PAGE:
OMEGA is the last letter of the Greek alphabet and symbolises accomplishment and perfection – qualities that have been inherent in every OMEGA watch since the company’s founding by Louis Brandt in La Chaux-de-Fonds, Switzerland, in 1848.
Louis Brandt assembled key-wound precision pocket watches from parts supplied by local craftsmen. He sold his watches from Italy to Scandinavia by way of England, his chief market. In 1894, his two sons Louis-Paul and César developed a revolutionary in-house manufacturing and total production control system that allowed component parts to be interchangeable.
Watches developed with these techniques were marketed under the Omega brand of La Generale Watch Co. By 1903 the success of the Omega brand led to La Generale Watch Co to spin off the Omega brand as its own company, and the Omega Watch Co was officially founded in 1903.
OMEGA went on to be official timekeeper at no less than 21 Olympic Games, bringing numerous innovations to Olympic sports over the years, such as the first electronic timekeeping at the Helsinki games in 1952 – the same year in which the company was awarded the Olympic Cross of Merit for its outstanding contribution to sport.
On account of its precision and reliability, OMEGA’s Speedmaster watch was chosen by NASA as its official chronometer in 1965 and 4 years later was the first watch to be worn on the moon, when, on 21 July 1969, Neil Armstrong made his giant leap for mankind.
OMEGA owes a large part of its watchmaking excellence to the quality of its movements. These magnificent watches are highly collectible, and hold a very special place in many collectors showcases.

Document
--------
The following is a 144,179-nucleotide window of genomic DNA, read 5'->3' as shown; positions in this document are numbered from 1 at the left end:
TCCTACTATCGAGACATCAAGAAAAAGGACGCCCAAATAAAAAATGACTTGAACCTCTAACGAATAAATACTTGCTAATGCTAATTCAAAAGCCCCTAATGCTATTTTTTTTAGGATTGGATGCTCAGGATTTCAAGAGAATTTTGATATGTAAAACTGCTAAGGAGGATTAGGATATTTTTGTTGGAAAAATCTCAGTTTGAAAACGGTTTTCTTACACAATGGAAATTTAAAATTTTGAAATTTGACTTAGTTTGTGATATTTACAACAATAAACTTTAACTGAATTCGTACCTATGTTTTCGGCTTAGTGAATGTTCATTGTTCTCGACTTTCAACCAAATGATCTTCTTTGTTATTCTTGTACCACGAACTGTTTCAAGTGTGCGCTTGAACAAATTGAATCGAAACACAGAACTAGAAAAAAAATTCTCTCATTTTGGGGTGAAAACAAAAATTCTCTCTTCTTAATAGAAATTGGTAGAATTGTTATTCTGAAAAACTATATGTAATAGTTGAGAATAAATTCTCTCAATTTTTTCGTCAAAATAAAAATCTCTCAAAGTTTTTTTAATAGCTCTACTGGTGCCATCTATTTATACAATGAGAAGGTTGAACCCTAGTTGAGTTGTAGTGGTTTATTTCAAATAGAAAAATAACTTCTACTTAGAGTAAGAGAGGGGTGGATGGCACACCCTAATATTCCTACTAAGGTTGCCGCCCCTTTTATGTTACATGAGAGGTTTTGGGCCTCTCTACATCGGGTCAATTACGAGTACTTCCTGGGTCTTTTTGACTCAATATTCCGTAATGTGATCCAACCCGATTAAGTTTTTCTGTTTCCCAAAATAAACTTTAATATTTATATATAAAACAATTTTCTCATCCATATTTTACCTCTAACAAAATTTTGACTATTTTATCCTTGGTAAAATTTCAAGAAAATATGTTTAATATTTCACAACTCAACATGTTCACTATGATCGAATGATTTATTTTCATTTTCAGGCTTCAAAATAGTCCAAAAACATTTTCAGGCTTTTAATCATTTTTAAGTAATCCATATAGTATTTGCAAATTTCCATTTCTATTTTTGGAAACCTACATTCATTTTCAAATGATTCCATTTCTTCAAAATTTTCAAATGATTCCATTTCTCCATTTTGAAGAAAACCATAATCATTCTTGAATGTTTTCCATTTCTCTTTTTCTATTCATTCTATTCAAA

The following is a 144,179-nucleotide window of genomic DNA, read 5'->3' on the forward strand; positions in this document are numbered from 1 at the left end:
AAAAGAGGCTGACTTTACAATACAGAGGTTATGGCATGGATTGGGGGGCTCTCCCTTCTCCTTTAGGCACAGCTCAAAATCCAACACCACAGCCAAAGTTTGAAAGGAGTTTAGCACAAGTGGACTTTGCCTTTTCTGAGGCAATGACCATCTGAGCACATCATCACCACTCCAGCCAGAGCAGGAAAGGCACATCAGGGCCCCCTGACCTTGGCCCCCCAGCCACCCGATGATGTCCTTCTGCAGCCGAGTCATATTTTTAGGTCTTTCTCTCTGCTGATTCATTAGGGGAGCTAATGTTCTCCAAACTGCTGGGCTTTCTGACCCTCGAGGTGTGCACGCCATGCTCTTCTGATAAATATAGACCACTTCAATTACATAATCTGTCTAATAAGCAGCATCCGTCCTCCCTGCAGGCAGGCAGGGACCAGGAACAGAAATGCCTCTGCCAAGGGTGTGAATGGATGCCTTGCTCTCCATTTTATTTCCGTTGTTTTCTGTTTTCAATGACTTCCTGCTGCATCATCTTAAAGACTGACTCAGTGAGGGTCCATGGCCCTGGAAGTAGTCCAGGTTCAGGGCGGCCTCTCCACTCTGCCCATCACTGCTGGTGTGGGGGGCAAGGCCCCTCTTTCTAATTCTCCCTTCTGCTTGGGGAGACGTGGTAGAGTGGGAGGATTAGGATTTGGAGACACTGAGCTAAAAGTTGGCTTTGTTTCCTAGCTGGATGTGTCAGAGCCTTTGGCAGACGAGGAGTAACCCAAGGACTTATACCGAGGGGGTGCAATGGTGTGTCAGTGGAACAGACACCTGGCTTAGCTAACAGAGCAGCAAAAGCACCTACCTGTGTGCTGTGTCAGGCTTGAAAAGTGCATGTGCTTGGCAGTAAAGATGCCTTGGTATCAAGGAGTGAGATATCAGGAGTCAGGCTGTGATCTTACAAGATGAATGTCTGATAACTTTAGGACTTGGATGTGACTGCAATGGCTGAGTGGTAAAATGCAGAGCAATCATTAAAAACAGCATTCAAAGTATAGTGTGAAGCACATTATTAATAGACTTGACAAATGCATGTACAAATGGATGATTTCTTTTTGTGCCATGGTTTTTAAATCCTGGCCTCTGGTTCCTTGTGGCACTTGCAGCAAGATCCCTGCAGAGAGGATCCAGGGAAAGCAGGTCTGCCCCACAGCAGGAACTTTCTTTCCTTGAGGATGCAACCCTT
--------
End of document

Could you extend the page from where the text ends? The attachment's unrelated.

Omega is clearly one of the top and key brands of the industry. Here are 7 timepieces, selected by WatchTime, that made the history of Omega Watches.
First Minute-Repeater Wristwatch (1892)
The world’s first minute-repeater wristwatch was unveiled in September 1892 by the Bienne, Switzerland firm of Louis Brandt & Frère, precursor to today’s Omega watch company.
First Omega Wristwatch (1900)
The first wristwatches bearing the Omega name were produced in 1900 and used by British officers in South Africa’s Boer War (1899-1903). Omega was one of the first firms to begin serial production of wristwatches.
Omega Seamaster (1948)
René Bannwart is considered the father of the Omega Seamaster line. The man who would later found Corum had begun building Omega’s design department in 1940. This was new. At that time, sketches for new models were usually drawn by draftsmen in watch-case factories. Bannwart’s decision set Omega on a new path that other brands would soon follow.
Omega Constellation (1952)
Omega began using the name “Constellation” in 1952 to denote its officially certified wrist chronometers. The premier model was powered by Caliber 28.10 RA SC PC RG AM (nicknamed the “352”), which first appeared in 1945. This model was also Omega’s first serially manufactured wristwatch chronometer.
Omega Speedmaster (1957)
The Omega Speedmaster, destined to become the most famous chronograph in the world because of its use by NASA for the Apollo program, was introduced in 1957. But the Speedmaster story really begins in 1943 with chronograph Caliber 27 CHRO C12, developed by Jacques Reymond. The ‘Speedy’ is still an important timepiece in Omega’s collection and modern editions, such as the Speedmaster Mark II or the classical Professional Moonwatch, continue to use this legendary past.
Omega De Ville (1967)
Omega launched De Ville as a separate line in 1967. It had been a collection within the Seamaster line since 1960. Simpler, younger, more colorful, and more varied than the Seamaster, it quickly became Omega’s best-selling collection.
First Co-Axial Escapement (1999)
The Omega De Ville Co-Axial contained automatic Caliber 2500, the first wrist chronometer with a co-axial escapement. The escapement was invented by English master watchmaker George Daniels. Omega developed Daniels’s design so that it could be manufactured in large quantities.
If you’re lucky enough to own an Omega timepiece, make sure you keep it looking its best by booking in for a service and polish. A full service ensures that your watch is reverted back to its showroom functionality and precision time keeping.